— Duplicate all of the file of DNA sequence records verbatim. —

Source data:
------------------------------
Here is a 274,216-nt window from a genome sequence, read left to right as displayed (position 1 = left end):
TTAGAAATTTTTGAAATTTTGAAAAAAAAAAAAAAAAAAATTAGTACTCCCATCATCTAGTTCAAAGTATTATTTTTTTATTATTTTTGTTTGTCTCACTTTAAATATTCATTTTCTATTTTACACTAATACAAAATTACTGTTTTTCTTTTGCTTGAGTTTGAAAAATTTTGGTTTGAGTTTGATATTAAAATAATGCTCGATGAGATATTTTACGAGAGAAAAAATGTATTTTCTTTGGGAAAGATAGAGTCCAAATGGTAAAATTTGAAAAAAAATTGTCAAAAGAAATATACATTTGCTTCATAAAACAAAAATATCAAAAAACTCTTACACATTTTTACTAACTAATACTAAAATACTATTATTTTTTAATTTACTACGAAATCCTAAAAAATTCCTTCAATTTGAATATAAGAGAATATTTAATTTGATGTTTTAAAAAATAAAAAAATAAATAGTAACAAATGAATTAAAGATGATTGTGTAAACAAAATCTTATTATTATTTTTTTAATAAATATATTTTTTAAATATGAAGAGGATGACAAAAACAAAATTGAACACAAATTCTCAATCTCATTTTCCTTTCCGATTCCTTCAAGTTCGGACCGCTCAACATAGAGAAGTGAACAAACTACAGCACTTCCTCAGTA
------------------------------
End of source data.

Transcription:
Here is a 274,216-nt window from a genome sequence, read left to right as displayed (position 1 = left end):
TTAGAAATTTTTGAAATTTTGAAAAAAAAAAAAAAAAAAATTAGTACTCCCATCATCTAGTTCAAAGTATTATTTTTTTATTATTTTTGTTTGTCTCACTTTAAATATTCATTTTCTATTTTACACTAATACAAAATTACTGTTTTTCTTTTGCTTGAGTTTGAAAAATTTTGGTTTGAGTTTGATATTAAAATAATGCTCGATGAGATATTTTACGAGAGAAAAAATGTATTTTCTTTGGGAAAGATAGAGTCCAAATGGTAAAATTTGAAAAAAAATTGTCAAAAGAAATATACATTTGCTTCATAAAACAAAAATATCAAAAAACTCTTACACATTTTTACTAACTAATACTAAAATACTATTATTTTTTAATTTACTACGAAATCCTAAAAAATTCCTTCAATTTGAATATAAGAGAATATTTAATTTGATGTTTTAAAAAATAAAAAAATAAATAGTAACAAATGAATTAAAGATGATTGTGTAAACAAAATCTTATTATTATTTTTTTAATAAATATATTTTTTAAATATGAAGAGGATGACAAAAACAAAATTGAACACAAATTCTCAATCTCATTTTCCTTTCCGATTCCTTCAAGTTCGGACCGCTCAACATAGAGAAGTGAACAAACTACAGCACTTCCTCAGTA